|No such thing as a small change|
Re (tilly) 5: SOAP::Lite dispatch routineby tilly (Archbishop)
|on Jan 05, 2002 at 03:30 UTC||Need Help??|
First of all on the server side you are talking about what could theoretically happen. I prefer talking about what I think really will happen. SOAP servers are going to get it wrong early and often.
On the client side, you completely miss my point. I don't mind the client side because I think bad clients are going to harm servers (except through things like DDoS). I mind the client side because I think that poorly coded clients will lead to a stream of client-side compromises. Allow those clients on your network, and bad guys with access to a server will manage to compromise clients, and once they have control of clients will be able to do damage inside of your network.
As you say, the browser bugs are mostly known and fixed. The existence of, say, a hole where IE will allow arbitrary code to be executed locally is rare enough that when it happened it was newsworthy. But by contrast the upcoming Word, Excel, etc bugs are not known. Let alone all of the upcoming bugs for random applications (both Windows and not) which other people are dreaming up that talk SOAP. With that diversity of clients expecting to talk over the internet from behind firewalls you can expect network compromises of the local machine to come fast and furiously until it is no more newsworthy than the latest macro virus.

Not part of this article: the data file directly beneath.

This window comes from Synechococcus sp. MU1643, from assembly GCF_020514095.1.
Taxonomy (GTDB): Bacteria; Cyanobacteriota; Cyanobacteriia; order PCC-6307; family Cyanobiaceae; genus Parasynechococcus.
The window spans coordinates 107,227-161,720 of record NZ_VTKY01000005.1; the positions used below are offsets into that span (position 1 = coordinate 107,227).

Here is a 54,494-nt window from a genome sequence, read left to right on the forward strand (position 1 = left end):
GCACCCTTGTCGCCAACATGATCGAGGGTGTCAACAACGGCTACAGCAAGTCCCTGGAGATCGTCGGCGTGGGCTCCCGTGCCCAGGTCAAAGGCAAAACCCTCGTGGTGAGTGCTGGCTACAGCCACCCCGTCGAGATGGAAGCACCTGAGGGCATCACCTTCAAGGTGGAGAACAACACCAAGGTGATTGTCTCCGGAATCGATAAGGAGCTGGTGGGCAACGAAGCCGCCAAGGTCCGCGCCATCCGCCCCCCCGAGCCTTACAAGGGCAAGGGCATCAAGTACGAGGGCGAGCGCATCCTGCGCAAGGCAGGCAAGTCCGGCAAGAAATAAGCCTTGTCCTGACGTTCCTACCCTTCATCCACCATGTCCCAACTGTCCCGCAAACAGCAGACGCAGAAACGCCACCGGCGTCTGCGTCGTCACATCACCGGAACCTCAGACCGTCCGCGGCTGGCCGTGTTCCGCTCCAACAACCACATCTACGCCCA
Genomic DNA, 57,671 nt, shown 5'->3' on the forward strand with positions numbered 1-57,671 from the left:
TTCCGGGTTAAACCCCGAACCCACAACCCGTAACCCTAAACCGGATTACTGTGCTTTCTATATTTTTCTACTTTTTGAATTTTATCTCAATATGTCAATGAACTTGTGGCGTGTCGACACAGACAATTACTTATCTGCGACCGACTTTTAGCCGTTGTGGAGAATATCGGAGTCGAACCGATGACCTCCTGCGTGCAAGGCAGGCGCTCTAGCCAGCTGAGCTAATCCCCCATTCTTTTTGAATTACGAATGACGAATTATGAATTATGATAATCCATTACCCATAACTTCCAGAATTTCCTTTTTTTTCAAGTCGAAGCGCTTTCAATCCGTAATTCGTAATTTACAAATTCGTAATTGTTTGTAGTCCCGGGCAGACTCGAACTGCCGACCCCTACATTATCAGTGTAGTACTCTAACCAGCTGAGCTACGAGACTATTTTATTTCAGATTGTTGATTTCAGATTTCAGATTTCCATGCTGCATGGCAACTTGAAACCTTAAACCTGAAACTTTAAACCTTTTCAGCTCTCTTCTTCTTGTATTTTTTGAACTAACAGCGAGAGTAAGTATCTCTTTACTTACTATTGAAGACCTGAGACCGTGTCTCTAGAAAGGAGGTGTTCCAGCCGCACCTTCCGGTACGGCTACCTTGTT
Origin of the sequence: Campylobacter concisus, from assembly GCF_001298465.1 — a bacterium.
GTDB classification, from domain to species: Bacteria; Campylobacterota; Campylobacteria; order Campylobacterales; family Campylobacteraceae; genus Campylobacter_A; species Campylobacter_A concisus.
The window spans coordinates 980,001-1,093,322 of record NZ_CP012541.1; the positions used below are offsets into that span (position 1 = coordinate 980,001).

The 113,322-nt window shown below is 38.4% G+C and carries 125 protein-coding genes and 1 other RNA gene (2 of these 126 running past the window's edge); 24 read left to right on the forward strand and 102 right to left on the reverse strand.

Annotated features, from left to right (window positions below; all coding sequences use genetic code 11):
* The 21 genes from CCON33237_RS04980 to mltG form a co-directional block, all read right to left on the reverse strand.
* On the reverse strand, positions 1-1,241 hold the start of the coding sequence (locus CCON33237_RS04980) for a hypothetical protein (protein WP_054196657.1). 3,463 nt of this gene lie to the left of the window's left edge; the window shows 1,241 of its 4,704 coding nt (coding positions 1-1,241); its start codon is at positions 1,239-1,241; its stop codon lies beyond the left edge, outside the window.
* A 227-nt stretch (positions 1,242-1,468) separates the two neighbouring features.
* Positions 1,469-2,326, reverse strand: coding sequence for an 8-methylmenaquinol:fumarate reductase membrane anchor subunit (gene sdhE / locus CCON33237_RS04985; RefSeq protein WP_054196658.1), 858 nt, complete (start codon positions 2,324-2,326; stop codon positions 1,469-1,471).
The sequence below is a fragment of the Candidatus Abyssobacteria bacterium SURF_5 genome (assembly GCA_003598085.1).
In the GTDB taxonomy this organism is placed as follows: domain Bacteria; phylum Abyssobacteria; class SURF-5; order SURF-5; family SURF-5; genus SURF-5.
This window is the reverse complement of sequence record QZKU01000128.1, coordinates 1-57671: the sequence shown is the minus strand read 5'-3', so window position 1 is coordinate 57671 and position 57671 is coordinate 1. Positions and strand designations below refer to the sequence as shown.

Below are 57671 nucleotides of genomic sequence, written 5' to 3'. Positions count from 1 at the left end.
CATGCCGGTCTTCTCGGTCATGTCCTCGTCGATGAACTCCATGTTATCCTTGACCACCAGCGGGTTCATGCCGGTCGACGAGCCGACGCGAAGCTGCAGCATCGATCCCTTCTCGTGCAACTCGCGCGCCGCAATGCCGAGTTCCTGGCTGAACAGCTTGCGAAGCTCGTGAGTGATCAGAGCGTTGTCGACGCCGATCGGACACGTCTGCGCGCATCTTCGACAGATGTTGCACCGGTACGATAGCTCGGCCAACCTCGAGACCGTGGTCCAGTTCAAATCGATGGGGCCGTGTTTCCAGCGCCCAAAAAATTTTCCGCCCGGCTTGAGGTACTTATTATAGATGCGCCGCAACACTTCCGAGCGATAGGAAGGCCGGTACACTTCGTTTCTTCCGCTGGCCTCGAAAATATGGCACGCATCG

Perhaps this doesn't bother you. It should. To see why, let me outline one simple scenario.
Suppose Microsoft achieves its goal. Suppose that they have some common application (eg Word or Excel) routinely connect to a passport service. Suppose further that a smart black hat discovers one remotely exploitable security hole in that client and one in the passport servers. The black hat then produces one piece of spyware, compromises passport to make it compromise every connecting client, and compromises the client to install its spyware, which can then call home through SOAP.
What kind of damage could they then do? (Stealing valuable information, industrial espionage, etc.)
Is this really how vulnerable we want our networks to be?